Jetson Camera Coding is the associated code for the upcoming “In Practice” series on working with cameras. There are three repositories:
The JetsonHacks Github repository camera-caps provides a graphical user interface over the v4l2-ctl command line tool. You may find it handy for examining the capabilities of a V4L2 camera that is attached to your Jetson. This works for both CSI cameras and USB cameras. Here’s a beauty shot:
In the snapshot, there are three cameras running simultaneously from the camera-caps tool. A Logitech C920, a Stereolabs ZED camera and an Intel Realsense D435i. The Realsense is showing both an RGB stream and an infrared camera stream.
USB-Camera is a Github repository with sample Python scripts for working with V4L2 cameras and the Jetson Development kits. The examples use OpenCV (included with JetPack) to capture the camera and display it on the screen. One example shows how to use the V4L2 camera front end to interface with the camera. Another example uses a GStreamer front end to interface with the camera. GStreamer is important in the Jetson ecosystem, as it provides the foundation for DeepStream for Intelligent Video Analysis (IVA).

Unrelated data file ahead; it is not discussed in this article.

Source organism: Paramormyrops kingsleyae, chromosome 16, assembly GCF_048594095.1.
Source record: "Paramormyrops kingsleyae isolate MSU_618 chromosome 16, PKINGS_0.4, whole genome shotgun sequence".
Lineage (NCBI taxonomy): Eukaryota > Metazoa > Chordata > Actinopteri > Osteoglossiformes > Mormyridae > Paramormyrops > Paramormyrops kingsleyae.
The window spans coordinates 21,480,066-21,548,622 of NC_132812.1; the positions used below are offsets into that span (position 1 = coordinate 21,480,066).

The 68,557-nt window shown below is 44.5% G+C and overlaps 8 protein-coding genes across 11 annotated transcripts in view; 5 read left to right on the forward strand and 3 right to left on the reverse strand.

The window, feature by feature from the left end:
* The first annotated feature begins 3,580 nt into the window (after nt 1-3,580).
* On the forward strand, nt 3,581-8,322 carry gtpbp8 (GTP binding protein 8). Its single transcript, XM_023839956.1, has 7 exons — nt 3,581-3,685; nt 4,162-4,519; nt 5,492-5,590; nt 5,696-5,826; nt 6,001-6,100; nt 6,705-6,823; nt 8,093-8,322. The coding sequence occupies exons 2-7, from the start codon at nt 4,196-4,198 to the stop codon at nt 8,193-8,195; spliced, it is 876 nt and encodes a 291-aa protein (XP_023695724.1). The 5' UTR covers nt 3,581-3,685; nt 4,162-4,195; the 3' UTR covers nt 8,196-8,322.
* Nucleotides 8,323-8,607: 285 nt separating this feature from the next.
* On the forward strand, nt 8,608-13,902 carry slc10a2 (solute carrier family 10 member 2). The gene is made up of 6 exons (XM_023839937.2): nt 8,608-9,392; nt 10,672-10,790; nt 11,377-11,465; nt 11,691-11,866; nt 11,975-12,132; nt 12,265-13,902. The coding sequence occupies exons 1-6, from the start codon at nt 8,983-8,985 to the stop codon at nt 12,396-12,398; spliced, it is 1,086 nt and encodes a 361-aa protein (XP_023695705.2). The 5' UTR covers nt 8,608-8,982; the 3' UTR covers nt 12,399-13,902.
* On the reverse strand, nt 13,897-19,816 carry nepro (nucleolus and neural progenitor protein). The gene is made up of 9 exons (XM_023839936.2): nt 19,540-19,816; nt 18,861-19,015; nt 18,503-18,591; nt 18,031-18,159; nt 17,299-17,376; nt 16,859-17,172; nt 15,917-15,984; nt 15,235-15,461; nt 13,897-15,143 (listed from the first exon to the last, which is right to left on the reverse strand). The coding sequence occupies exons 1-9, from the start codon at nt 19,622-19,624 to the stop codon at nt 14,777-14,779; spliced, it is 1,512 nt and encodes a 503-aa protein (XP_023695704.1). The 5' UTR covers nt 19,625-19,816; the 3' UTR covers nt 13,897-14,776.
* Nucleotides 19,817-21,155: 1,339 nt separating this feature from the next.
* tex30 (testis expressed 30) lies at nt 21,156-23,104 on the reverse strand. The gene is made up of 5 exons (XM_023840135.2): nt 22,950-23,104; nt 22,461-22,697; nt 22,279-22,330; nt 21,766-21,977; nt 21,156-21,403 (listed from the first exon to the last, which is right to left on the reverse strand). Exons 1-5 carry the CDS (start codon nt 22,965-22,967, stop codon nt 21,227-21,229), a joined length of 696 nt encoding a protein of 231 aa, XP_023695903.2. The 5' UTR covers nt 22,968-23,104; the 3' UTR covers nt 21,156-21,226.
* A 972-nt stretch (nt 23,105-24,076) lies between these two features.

The third example uses Haar cascades for face and eye detection. This is an example of how to grab video frames from a camera and process them.
Another way to interface a camera with the Jetson is through the MIPI Camera Serial Interface (CSI). MIPI is the name of the organization that publishes standards for embedded systems. The CSI-Camera code is an update to an earlier JetsonHacks articles, Jetson Nano + Raspberry Pi Camera and Jetson Nano B01 – Dual Raspberry Pi Cameras
The GStreamer pipeline has been streamlined for better frame rates. We also add exception handling to the Python code, along with some other cleanup, to make the code more robust.
Jetson Camera Coding. Check it out!